|A page-turning Western!|
Barbour Publishing, April 1 2012
Paperback 320 pages
Historical (Christian?) Fiction
Review copy received from the publisher via NetGalley, thank you!
Burton Book Review Rating:
Love Lost. . .and Found
Lady Anne Stone believes her prayers are answered and she’s at last found her long lost uncle. Unwilling to let her meet him on her own, Daniel Adams accompanies her to her uncle’s ranch. But instead of answers, Anne is left with more questions. Both Dan and Anne are convinced the man introduced as her uncle is an impostor and decide to continue the search for the new Earl of Stoneford.
But now the swindler is on their trail, hoping to steal Uncle David’s inheritance. Dan has his hands full trying to protect Anne, but he finds he must guard his heart just as carefully. Even though he’s good at keeping her safe, he knows he’ll never convince Anne to become a farmer’s wife in Oregon when she has her sights set on returning to her home in England. But as Anne’s quest becomes even more difficult — and dangerous — Anne begins to see Dan differently. Will she soon be envisioning a new life in America?
This is the second book in Susan Page Davis' Prairie Dreams series, which I was unaware of until I started reading it. However, not reading the first book, The Lady's Maid, did not cause confusion with this novel. It seems the first novel followed more closely the story of Elise, the maid to Lady Anne, as they traveled to Oregon via wagon trail in search for Uncle David. This second installment picks up the story where the first left off, this time focusing on the story of Lady Anne and her ongoing search for Uncle David.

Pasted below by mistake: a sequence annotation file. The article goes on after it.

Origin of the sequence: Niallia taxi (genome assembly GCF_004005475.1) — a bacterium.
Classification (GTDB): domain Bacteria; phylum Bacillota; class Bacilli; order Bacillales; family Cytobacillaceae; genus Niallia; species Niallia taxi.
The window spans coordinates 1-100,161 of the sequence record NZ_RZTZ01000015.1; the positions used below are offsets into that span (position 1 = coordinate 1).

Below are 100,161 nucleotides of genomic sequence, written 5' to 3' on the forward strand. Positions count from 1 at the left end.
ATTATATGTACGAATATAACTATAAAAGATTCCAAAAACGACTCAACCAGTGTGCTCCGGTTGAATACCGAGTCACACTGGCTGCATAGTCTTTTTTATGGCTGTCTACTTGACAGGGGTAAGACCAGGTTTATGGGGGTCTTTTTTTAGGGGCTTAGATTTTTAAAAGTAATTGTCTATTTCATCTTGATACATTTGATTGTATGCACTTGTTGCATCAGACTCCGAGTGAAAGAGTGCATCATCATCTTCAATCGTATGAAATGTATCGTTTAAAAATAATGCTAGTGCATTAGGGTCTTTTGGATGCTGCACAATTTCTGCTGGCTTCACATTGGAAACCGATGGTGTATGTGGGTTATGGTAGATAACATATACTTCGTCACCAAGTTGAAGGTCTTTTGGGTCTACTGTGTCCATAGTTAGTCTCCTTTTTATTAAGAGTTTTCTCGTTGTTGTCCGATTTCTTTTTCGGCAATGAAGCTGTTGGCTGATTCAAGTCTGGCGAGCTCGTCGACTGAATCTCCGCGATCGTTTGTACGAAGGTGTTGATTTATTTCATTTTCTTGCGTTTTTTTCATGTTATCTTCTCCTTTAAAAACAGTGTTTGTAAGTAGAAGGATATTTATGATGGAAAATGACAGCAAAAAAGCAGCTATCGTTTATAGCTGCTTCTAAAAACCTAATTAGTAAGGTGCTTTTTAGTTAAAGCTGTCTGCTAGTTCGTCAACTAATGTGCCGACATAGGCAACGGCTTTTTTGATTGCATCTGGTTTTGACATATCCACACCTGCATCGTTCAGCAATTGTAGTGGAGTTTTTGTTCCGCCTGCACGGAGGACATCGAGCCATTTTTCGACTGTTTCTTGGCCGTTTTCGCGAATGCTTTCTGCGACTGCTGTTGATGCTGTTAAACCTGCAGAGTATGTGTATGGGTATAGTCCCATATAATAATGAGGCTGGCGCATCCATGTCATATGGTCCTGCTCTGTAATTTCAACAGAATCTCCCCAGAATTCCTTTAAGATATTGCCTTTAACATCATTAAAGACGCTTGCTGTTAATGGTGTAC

During the journey, Anne is accompanied by loyal friend and admirer Dan Adams, who protects and leads her as Anne gets closer to finding the elusive Uncle David. It's circa 1855, and a simple phone call just isn't possible to let Uncle David know that he is the new Earl of Stoneford back in England. Lady Anne is on Uncle David's trail, but she is impeded by impostors and reprehensible characters along the way. And it turns out that a murderer from the first book is also on Lady Anne's trail again. They come across some helpful folks to help them find the real Uncle David, until disaster occurs and the given trust proves unwarranted.
There are several intriguing characters in Lady Anne's Quest, including Millie and Sam being the two scoundrels that seek to hinder the journey of Lady Anne. Millie reaches Uncle David first, and the consequences of that meeting threaten everything that Lady Anne has worked for. Behind the scenes is Anne's fellow traveler, Dan, who we know loves Anne sincerely and deeply. The romance portion of the novel is very discreet and unnoticeable, as the key to this story is the search for Uncle David. With all the plot twists, it reads more like a mystery, with very gentle undertones of the Christian fiction theme. Lady Anne's Quest was a page-turner embracing the historical setting of the Oregon trail and the quaint hotels along the way. Very well-written, I would recommend Lady Anne's Quest for readers of historical fiction who would enjoy its Western theme.
If I could do it over again, I would read The Lady's Maid first. Chronological events are evident in book two that would probably hinder my ability of enjoying of the first book after the second. But, I will definitely look up the rest of the novels that are written by Susan Page Davis to see what others to add to my to-be-read pile. And I will be reading book number three, A Lady in the Making (October 2012), which finally follows more of Uncle David's character.